Search and Filter Data in React Using Hooks

Search and Filter Data in React Using Hooks

Catalin Pit

Published on Oct 23, 2021

6 min read

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Searching and filtering data is a common feature in all applications. The users should be able to search for specific things when using an application.

In my case, I had to implement this feature recently in a simple React application, and I thought of sharing my solution with you.

Context

Before going further, I want to provide some context. Let's consider you have a simple phonebook, where you store people and their phone numbers.

The array of objects below represents the phonebook.

const people = [
  { name: 'Alan Turing', number: '040-123456', id: 1 },
  { name: 'Ada Lovelace', number: '39-44-5323523', id: 2 },
  { name: 'Barbara Liskov', number: '12-43-234345', id: 3 },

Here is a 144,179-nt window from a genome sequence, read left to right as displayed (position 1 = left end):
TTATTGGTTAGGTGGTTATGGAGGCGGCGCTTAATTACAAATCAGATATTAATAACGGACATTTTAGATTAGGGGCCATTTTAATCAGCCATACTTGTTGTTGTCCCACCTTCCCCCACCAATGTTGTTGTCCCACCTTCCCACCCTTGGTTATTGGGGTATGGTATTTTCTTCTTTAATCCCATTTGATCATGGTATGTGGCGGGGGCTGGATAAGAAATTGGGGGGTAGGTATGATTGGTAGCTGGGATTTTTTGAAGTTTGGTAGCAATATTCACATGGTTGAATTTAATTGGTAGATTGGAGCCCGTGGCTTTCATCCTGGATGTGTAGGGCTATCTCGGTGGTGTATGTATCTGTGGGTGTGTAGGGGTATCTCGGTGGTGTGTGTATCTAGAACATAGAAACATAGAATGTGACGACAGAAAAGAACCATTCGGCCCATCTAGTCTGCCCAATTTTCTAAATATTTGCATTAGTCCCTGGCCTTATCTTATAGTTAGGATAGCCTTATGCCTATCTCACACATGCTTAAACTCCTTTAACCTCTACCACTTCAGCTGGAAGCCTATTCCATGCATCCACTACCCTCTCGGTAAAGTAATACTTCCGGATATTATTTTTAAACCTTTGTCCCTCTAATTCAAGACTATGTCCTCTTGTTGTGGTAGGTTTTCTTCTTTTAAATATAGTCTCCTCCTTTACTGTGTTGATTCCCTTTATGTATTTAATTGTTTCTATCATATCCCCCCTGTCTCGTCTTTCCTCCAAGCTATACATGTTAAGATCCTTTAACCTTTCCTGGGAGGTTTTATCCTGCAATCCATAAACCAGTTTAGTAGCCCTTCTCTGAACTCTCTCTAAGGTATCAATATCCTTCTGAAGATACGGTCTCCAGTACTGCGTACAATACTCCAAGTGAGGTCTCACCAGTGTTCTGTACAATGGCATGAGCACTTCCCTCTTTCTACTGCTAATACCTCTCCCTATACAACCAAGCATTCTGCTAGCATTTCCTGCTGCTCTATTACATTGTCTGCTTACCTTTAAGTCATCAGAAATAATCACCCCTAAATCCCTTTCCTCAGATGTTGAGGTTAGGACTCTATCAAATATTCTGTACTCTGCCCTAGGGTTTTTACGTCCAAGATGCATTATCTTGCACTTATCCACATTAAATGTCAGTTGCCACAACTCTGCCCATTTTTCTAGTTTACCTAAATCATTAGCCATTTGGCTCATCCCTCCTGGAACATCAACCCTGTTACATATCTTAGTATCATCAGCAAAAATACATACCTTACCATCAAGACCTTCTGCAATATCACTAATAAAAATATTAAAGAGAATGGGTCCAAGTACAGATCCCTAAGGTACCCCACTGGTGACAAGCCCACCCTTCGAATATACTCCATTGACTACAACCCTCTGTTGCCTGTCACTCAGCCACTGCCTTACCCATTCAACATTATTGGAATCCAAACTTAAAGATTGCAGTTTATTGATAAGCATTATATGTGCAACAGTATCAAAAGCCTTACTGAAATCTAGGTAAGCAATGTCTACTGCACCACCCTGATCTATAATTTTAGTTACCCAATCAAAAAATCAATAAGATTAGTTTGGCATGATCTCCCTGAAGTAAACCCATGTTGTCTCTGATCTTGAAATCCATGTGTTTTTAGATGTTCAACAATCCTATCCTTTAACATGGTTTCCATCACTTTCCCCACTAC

{ name: 'Mary Poppendieck', number: '39-23-6423122', id: 4 }
]

So, the users should be able to search and filter people by their names. With that cleared, let's start building the solution!

Search and filter data

For this article, you can create a standard React application using the following command:

npx create-react-app phonebook

You only need App.js and index.js, so you can remove the other files such as CSS and test files.

Application skeleton

Let's start by creating the skeleton of the application. Open the App.js file and write the following code:

import React, { useState } from "react";

const App = (props) => {
  return (
    <>
      <h2>Phone book</h2>
      <input type="text" />
      <h2>Numbers</h2>
    </>
  );
};

export default App;

At this point, the application display three things on the page:

  • the heading "Phone book"
  • an input field
  • the heading "Numbers"

Even though the input field is there, it does not do anything yet.

Add state

The next step is to add state to the application. We add state to a React application by using the state hook - useState.

Write the following code in the file App.js:

import React, { useState } from "react";